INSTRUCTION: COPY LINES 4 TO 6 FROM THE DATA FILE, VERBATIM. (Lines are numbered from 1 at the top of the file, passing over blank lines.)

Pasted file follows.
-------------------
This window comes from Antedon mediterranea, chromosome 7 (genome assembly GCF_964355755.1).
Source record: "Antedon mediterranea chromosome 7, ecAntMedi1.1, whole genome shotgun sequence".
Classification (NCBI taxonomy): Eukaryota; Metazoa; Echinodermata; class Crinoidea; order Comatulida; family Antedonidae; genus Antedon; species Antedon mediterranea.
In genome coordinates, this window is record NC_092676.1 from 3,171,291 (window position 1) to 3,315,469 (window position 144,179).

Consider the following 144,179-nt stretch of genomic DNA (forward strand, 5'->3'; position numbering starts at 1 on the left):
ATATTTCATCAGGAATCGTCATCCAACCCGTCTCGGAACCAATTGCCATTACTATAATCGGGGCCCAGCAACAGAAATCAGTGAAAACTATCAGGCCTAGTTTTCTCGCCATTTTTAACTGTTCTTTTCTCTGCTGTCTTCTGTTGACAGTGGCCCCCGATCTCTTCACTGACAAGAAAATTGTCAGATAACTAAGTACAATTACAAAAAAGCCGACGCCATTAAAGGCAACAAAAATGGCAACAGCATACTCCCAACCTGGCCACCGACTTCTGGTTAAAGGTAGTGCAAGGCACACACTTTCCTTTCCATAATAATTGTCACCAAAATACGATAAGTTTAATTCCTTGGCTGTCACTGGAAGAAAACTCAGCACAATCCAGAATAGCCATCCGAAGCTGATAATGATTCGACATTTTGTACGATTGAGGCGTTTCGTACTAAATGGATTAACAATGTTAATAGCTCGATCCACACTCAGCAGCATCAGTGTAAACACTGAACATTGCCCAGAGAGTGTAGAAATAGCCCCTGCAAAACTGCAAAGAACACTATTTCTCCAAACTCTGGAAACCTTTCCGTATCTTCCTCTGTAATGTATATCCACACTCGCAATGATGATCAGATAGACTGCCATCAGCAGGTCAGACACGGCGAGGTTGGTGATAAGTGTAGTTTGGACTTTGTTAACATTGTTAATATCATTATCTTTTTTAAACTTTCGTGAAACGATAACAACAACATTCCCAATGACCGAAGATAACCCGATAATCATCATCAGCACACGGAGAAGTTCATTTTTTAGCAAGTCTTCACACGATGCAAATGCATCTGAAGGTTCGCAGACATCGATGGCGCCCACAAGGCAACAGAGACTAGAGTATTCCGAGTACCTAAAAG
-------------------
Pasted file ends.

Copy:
In genome coordinates, this window is record NC_092676.1 from 3,171,291 (window position 1) to 3,315,469 (window position 144,179).

Consider the following 144,179-nt stretch of genomic DNA (forward strand, 5'->3'; position numbering starts at 1 on the left):
ATATTTCATCAGGAATCGTCATCCAACCCGTCTCGGAACCAATTGCCATTACTATAATCGGGGCCCAGCAACAGAAATCAGTGAAAACTATCAGGCCTAGTTTTCTCGCCATTTTTAACTGTTCTTTTCTCTGCTGTCTTCTGTTGACAGTGGCCCCCGATCTCTTCACTGACAAGAAAATTGTCAGATAACTAAGTACAATTACAAAAAAGCCGACGCCATTAAAGGCAACAAAAATGGCAACAGCATACTCCCAACCTGGCCACCGACTTCTGGTTAAAGGTAGTGCAAGGCACACACTTTCCTTTCCATAATAATTGTCACCAAAATACGATAAGTTTAATTCCTTGGCTGTCACTGGAAGAAAACTCAGCACAATCCAGAATAGCCATCCGAAGCTGATAATGATTCGACATTTTGTACGATTGAGGCGTTTCGTACTAAATGGATTAACAATGTTAATAGCTCGATCCACACTCAGCAGCATCAGTGTAAACACTGAACATTGCCCAGAGAGTGTAGAAATAGCCCCTGCAAAACTGCAAAGAACACTATTTCTCCAAACTCTGGAAACCTTTCCGTATCTTCCTCTGTAATGTATATCCACACTCGCAATGATGATCAGATAGACTGCCATCAGCAGGTCAGACACGGCGAGGTTGGTGATAAGTGTAGTTTGGACTTTGTTAACATTGTTAATATCATTATCTTTTTTAAACTTTCGTGAAACGATAACAACAACATTCCCAATGACCGAAGATAACCCGATAATCATCATCAGCACACGGAGAAGTTCATTTTTTAGCAAGTCTTCACACGATGCAAATGCATCTGAAGGTTCGCAGACATCGATGGCGCCCACAAGGCAACAGAGACTAGAGTATTCCGAGTACCTAAAAG